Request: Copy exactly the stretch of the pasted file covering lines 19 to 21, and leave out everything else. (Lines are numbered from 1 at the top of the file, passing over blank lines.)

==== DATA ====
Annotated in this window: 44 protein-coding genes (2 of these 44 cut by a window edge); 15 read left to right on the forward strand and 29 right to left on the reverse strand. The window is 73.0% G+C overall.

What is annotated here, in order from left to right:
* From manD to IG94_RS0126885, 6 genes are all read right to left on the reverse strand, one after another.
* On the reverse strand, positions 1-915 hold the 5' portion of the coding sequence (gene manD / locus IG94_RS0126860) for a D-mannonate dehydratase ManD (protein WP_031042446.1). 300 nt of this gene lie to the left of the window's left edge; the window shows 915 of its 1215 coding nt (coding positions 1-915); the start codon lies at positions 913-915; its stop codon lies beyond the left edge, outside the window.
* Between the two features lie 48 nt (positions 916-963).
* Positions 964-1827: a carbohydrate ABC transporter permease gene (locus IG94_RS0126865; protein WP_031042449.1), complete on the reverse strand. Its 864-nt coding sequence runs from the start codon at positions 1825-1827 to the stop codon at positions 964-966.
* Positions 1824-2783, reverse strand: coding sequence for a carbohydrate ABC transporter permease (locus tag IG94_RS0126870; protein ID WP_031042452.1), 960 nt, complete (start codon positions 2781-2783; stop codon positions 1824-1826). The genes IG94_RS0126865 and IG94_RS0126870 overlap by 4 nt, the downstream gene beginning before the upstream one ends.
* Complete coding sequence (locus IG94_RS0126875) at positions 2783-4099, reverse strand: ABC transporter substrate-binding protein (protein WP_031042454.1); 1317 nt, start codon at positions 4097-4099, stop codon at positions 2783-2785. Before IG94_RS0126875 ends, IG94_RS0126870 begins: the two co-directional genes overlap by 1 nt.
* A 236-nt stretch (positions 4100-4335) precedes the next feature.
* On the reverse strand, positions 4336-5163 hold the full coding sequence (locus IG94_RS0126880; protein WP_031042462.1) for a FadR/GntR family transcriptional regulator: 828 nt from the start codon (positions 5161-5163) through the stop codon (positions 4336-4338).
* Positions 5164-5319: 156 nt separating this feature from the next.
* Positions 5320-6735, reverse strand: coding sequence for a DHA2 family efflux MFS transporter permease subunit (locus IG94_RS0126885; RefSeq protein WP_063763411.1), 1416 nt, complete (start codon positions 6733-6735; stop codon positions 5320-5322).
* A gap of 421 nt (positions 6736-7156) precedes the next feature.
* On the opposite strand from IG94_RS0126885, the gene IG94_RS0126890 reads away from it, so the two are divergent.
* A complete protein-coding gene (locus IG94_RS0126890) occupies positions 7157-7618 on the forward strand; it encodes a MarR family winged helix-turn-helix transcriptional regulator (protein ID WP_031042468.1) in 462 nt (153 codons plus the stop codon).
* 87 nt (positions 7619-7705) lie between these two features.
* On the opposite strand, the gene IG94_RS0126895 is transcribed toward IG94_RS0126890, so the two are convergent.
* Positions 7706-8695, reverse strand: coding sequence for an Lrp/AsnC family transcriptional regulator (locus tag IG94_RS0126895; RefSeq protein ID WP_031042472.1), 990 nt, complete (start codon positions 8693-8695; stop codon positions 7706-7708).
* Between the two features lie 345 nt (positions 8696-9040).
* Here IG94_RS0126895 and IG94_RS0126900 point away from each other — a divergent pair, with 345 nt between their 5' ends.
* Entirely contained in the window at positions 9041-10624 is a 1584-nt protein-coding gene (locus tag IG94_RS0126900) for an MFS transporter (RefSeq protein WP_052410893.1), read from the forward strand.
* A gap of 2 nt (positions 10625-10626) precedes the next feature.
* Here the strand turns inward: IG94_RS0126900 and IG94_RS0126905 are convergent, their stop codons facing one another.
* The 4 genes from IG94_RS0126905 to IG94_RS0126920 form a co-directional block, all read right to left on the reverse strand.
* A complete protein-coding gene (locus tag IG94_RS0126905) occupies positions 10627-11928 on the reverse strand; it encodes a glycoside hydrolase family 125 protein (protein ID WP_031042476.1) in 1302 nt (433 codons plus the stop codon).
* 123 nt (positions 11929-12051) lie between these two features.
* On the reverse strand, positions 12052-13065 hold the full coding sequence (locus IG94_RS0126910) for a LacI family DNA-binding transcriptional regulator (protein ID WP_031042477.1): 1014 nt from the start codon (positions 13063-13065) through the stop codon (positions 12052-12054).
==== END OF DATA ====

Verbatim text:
* Between the two features lie 345 nt (positions 8696-9040).
* Here IG94_RS0126895 and IG94_RS0126900 point away from each other — a divergent pair, with 345 nt between their 5' ends.
* Entirely contained in the window at positions 9041-10624 is a 1584-nt protein-coding gene (locus tag IG94_RS0126900) for an MFS transporter (RefSeq protein WP_052410893.1), read from the forward strand.